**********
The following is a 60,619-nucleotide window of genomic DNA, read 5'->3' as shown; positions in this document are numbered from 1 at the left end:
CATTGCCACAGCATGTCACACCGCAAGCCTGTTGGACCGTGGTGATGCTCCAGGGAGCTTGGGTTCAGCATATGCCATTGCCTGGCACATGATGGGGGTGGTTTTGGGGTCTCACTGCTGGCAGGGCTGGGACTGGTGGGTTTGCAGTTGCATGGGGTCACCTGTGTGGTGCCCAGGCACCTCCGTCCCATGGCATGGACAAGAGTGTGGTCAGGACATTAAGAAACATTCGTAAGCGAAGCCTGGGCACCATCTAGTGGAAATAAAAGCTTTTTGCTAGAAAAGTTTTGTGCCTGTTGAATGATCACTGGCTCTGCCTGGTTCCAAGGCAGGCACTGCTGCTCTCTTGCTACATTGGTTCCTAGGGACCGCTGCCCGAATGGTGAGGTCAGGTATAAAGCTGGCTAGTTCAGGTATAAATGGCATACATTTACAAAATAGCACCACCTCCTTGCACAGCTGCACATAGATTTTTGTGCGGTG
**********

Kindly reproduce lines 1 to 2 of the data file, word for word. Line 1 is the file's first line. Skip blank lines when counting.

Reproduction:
The following is a 60,619-nucleotide window of genomic DNA, read 5'->3' as shown; positions in this document are numbered from 1 at the left end:
CATTGCCACAGCATGTCACACCGCAAGCCTGTTGGACCGTGGTGATGCTCCAGGGAGCTTGGGTTCAGCATATGCCATTGCCTGGCACATGATGGGGGTGGTTTTGGGGTCTCACTGCTGGCAGGGCTGGGACTGGTGGGTTTGCAGTTGCATGGGGTCACCTGTGTGGTGCCCAGGCACCTCCGTCCCATGGCATGGACAAGAGTGTGGTCAGGACATTAAGAAACATTCGTAAGCGAAGCCTGGGCACCATCTAGTGGAAATAAAAGCTTTTTGCTAGAAAAGTTTTGTGCCTGTTGAATGATCACTGGCTCTGCCTGGTTCCAAGGCAGGCACTGCTGCTCTCTTGCTACATTGGTTCCTAGGGACCGCTGCCCGAATGGTGAGGTCAGGTATAAAGCTGGCTAGTTCAGGTATAAATGGCATACATTTACAAAATAGCACCACCTCCTTGCACAGCTGCACATAGATTTTTGTGCGGTG